10/11/2017 9:03:00 AM Cambria chairman to speak at Chamber Gala
The Davis Family founded Davisco Foods, Cambria, Davis Family Dairies, Cambria Mortgage, Cambria Title and purchased Sun Country Airlines in 2011.
When guests at the Oct. 19 Windom Chamber Gala see the name Mark Davis of Cambria on the program, their thoughts will instantly turn to quality cheese, proteins and countertops.
That's perfectly fine with Mark who has served as chairman for those Le Sueur-based companies. After all, Cambria has grown and thrived on quality and marketing. Cambria is synonymous with quality and the big plant located along Highway 169, at the edge of Le Sueur, is up to 900 production workers.
Still, the thought of being so tightly linked to Cambria sometimes seems strange to the St. Peter native. That's because before the Cambria opportunity came along in 2002, the Davis family's focus was butter and cheese. Mark's father started the dairy business in the early 1940s and it stayed in the family until a few years ago. At the time of the sale, Davisco Foods did $1 billion in sales.
"When I wake up in the morning, I think of my self as a cheese maker and butter maker," Mark said with a chuckle. "Someone told me that on our last day in the cheese business, we made more cheese than we made in the entire first year we were in business. I was amazed by that.
"Our cheese and dairy business was the springboard for everything else we do."
At 76, Mark still goes to work every day at about 6 a.m., and says he has no plans to retire.
Employees are key
Next week, when Mark speaks to Windom Area Chamber of Commerce members at the Community Center, he will likely talk a lot about the rise of his family's businesses - Davis Family Dairies, Cambria, Cambria Mortgage, Cambria Title, Davisco Foods and Sun Country Airlines. A modest guy, Mark routinely places any credit on the people around him.
When asked for his philosophy on how to run a good business, Mark chuckled and replied, "Luck."
Then he added: "The most important thing is to have good employees and we have been very fortunate with that. As we grew, we used to have local Le Sueur and St. Peter high school kids working summers for us.
"We had one employee work for my dad for 55 years. We were fortunate to have good employees. People would work part-time here as kids and then go off for more education and then return to work here. We've had multiple members and generations of families work here. It has been, as I say, a lot of luck."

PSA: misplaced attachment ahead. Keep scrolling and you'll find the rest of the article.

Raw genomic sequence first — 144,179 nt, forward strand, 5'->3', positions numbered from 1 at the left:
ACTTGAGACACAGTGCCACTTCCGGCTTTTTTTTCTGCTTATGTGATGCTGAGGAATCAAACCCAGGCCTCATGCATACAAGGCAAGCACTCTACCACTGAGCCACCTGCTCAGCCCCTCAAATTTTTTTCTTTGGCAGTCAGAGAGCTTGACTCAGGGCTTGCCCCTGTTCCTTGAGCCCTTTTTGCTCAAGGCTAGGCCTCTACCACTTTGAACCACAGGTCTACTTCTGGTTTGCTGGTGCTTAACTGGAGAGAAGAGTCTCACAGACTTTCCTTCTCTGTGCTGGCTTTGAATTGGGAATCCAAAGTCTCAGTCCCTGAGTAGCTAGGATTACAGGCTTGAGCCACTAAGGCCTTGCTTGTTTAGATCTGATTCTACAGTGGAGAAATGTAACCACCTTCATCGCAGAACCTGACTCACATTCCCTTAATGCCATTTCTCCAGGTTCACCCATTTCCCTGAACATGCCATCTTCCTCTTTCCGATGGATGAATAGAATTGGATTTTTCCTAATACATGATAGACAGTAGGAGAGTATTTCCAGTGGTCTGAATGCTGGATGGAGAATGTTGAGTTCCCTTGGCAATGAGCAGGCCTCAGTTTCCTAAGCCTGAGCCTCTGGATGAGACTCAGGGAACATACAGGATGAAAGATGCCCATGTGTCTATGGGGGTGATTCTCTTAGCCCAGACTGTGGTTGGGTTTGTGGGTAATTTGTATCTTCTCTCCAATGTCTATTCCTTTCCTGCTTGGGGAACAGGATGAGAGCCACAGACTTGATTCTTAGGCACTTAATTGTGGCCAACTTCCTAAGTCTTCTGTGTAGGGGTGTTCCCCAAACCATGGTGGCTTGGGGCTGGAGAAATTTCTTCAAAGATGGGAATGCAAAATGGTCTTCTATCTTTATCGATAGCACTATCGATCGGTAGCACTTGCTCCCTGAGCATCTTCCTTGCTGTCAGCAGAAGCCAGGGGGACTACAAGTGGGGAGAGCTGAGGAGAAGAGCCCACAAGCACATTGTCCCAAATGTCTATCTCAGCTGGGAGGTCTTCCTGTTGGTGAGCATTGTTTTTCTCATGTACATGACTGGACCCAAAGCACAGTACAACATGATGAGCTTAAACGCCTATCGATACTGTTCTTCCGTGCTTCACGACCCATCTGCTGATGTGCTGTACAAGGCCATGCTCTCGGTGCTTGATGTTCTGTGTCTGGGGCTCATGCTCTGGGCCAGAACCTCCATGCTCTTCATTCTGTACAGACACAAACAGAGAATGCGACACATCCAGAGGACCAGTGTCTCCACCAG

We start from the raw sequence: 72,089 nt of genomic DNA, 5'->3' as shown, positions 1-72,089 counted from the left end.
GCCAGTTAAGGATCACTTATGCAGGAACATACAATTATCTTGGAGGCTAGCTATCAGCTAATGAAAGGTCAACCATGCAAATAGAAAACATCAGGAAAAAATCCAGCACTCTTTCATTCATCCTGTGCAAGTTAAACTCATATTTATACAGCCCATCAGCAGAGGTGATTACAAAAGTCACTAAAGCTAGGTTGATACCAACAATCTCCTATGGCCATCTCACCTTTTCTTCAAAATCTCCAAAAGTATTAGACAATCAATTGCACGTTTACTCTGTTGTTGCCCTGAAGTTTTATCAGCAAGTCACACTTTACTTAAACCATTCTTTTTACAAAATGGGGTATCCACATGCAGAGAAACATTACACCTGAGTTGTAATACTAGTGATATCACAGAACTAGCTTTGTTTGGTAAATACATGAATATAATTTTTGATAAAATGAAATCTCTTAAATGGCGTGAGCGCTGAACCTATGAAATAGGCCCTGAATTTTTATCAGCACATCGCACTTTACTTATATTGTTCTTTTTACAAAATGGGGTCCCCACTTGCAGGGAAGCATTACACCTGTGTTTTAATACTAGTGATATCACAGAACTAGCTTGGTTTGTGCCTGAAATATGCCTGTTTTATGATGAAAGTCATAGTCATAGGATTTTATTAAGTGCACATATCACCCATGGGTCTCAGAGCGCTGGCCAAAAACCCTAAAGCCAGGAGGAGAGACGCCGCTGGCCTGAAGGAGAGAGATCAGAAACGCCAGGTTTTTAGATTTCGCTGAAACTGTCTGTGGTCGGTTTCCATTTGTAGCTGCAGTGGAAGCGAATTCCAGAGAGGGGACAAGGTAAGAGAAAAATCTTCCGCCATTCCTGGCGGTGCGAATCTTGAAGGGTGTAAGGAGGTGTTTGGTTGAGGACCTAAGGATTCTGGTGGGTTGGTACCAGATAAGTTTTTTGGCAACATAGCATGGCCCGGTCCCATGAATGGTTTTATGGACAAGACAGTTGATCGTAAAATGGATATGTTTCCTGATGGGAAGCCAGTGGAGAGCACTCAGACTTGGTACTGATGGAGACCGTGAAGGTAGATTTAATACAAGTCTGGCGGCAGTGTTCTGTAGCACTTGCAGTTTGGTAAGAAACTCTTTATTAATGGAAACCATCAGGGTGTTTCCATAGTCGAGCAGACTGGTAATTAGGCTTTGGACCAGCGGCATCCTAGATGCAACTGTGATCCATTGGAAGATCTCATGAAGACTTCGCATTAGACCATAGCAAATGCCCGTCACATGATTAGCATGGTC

The Le Sueur Cambria plant employs 900 production workers. In all, counting sales and marketing staff across the country, Cambria employs more than 2,000 people.
Among those who worked in both the Cambria and dairy businesses were members of the Davis family.
Mark and his wife, Mary, have five grown children: Mitchell, Martin, Matthew, Julie and Jon. The boys all worked in the businesses, growing up. The two oldest, Mitchell and Martin, are still involved with Cambria.
Mark grew up working in his dad's butter factory on weekends and he realized it would be a good experience for his children as well.
"My kids worked in our factories and that got them interested," Mark recalled. "Then they went to college and became educated in food science and production. A lot of our employees followed a similar path."
How it evolved
At the Chamber Gala, Mark will likely talk about how the business evolved.
The dairy business was initially known as St. Peter Creamery. In 1969, Mark, his father and a friend named Alan Cords formed LeSeuer Cheese company. Ultimately, the business expanded to South Dakota and Idaho.
"We very much loved dairy processing," Mark said. "We did business internationally over the years and had many associates and friends overseas. We had sales offices in Europe, Japan, Singapore and China. It was my life."
The Davis family entered the quartz countertop business when Mark's son, Martin, suggested it as a possible investment.
"He said it is interesting technology and we may want to take a look at it," Mark recalled.
Mark became one of many investors in this company, which was then based in Cohasset, Minn. The company, then known as Technimar, was short on funds and ultimately put the equipment up for auction. Mark purchased the equipment in 2001 and opened Cambria in Le Sueur.
"My son (Martin) took it under his wing and asked to be manager of it," Mark recalled. "Besides production, he is our marketing and sales guy in the family. It was that way in the dairy business, also."
Food background helps
Mark noted that the Davis family's food background gave them a good handle on how to operate all of their businesses.
"There is an emphasis on cleanliness, sanitation and quality," Mark said. "That all sprang from experience in food production."
Does Mark have advice for other employers? He chuckled at the question, adding that he doesn't profess to know much about other businesses.
"We just know what our compass is every day and we are so fortunate to have employees who believe in that, too. I cannot say enough good things about the homegrown talent that we are so fortunate to have working for us."